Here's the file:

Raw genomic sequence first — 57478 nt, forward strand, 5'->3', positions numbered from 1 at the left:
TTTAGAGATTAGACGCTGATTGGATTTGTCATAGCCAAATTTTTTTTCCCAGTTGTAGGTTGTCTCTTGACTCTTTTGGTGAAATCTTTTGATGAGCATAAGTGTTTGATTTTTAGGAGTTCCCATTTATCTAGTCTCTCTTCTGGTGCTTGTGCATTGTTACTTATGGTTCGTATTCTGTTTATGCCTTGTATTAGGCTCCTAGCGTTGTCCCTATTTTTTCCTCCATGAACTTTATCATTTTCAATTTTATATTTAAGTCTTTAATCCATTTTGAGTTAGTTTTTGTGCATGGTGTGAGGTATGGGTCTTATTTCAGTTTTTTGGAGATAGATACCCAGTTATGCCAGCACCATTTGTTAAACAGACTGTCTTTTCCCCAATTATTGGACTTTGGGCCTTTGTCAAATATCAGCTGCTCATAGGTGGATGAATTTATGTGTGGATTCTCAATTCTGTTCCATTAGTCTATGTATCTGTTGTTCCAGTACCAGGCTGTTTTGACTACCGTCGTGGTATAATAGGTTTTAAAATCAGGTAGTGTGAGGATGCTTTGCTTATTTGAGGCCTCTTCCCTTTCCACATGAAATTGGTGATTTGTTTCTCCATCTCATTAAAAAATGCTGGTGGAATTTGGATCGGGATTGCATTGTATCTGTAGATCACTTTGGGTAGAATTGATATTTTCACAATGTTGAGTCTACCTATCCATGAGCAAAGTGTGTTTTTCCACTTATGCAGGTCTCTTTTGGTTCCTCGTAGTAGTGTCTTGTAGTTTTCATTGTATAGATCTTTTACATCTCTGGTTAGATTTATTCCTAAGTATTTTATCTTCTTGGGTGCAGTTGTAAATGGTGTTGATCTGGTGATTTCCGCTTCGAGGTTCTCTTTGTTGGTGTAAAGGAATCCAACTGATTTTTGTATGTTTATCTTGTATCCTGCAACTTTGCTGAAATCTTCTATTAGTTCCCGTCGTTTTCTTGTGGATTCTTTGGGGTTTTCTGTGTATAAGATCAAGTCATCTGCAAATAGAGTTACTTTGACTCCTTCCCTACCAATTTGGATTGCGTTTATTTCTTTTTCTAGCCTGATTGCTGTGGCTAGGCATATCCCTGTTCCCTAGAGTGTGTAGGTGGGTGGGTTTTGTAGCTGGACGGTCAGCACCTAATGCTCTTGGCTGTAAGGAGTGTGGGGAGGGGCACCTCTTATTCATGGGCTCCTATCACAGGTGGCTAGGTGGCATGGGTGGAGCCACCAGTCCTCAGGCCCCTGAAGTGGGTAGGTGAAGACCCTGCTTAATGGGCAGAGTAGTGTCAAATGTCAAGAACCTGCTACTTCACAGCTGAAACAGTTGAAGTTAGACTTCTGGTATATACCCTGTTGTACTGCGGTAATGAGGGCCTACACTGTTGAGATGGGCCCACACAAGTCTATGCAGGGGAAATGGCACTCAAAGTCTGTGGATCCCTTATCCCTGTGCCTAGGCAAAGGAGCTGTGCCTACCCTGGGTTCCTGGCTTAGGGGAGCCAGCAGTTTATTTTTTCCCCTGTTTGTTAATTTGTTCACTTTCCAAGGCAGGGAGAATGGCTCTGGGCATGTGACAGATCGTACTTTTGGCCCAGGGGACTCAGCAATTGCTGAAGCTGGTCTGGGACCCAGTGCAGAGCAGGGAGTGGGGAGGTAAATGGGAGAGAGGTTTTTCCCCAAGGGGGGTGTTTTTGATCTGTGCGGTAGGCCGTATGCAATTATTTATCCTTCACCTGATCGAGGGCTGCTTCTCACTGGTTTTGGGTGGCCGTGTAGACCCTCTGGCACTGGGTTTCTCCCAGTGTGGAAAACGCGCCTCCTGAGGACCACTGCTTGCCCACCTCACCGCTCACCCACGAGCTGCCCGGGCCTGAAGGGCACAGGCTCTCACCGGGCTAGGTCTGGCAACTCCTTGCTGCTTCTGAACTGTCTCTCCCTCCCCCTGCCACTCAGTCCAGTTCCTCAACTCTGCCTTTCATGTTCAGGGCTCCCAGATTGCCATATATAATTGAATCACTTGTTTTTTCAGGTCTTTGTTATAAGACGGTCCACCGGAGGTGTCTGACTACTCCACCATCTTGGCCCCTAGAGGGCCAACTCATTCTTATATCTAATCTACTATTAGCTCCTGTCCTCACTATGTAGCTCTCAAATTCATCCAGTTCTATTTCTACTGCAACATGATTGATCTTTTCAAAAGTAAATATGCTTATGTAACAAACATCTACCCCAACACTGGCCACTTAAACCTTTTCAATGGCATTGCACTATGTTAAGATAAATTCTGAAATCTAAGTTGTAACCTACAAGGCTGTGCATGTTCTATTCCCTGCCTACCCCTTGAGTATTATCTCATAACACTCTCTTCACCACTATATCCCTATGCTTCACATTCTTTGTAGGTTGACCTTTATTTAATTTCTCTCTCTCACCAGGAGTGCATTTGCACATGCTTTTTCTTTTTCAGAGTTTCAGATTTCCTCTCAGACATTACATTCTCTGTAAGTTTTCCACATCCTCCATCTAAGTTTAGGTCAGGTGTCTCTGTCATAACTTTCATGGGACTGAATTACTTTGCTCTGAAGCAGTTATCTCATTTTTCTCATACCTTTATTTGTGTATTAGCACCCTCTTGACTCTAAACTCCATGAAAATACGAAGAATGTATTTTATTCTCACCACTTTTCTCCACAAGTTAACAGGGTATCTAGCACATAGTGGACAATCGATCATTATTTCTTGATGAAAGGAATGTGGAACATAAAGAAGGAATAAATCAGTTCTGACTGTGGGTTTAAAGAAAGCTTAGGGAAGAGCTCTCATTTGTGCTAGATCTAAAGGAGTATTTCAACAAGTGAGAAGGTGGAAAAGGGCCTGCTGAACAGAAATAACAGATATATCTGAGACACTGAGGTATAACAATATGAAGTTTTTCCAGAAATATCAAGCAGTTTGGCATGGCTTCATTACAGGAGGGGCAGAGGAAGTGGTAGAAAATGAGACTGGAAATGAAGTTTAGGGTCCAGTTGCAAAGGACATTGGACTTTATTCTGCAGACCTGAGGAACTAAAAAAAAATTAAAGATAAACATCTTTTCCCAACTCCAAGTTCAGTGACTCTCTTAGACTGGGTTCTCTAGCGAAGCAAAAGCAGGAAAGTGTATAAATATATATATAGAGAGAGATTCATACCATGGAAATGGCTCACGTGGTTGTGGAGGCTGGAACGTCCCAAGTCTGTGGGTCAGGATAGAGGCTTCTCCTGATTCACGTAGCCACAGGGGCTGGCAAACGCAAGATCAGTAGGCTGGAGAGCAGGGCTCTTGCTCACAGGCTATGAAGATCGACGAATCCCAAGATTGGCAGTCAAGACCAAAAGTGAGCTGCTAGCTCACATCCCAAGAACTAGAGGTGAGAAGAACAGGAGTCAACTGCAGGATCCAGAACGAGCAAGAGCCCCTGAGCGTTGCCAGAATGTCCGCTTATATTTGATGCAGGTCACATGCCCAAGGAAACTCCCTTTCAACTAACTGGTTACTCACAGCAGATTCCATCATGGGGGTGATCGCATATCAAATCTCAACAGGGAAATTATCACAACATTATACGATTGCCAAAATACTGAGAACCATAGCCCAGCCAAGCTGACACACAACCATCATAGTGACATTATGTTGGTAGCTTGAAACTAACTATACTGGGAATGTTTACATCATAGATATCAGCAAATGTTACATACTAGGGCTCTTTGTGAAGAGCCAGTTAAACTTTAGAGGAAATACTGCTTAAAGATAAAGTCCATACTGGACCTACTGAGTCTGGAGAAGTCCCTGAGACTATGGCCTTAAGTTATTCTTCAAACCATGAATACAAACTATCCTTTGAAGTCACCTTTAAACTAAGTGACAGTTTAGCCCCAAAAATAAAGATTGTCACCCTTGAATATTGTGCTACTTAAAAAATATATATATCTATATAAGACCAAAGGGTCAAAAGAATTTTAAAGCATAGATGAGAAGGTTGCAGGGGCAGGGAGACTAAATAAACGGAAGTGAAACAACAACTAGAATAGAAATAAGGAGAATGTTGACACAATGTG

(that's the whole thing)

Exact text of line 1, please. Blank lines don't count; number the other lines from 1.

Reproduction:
Raw genomic sequence first — 57478 nt, forward strand, 5'->3', positions numbered from 1 at the left: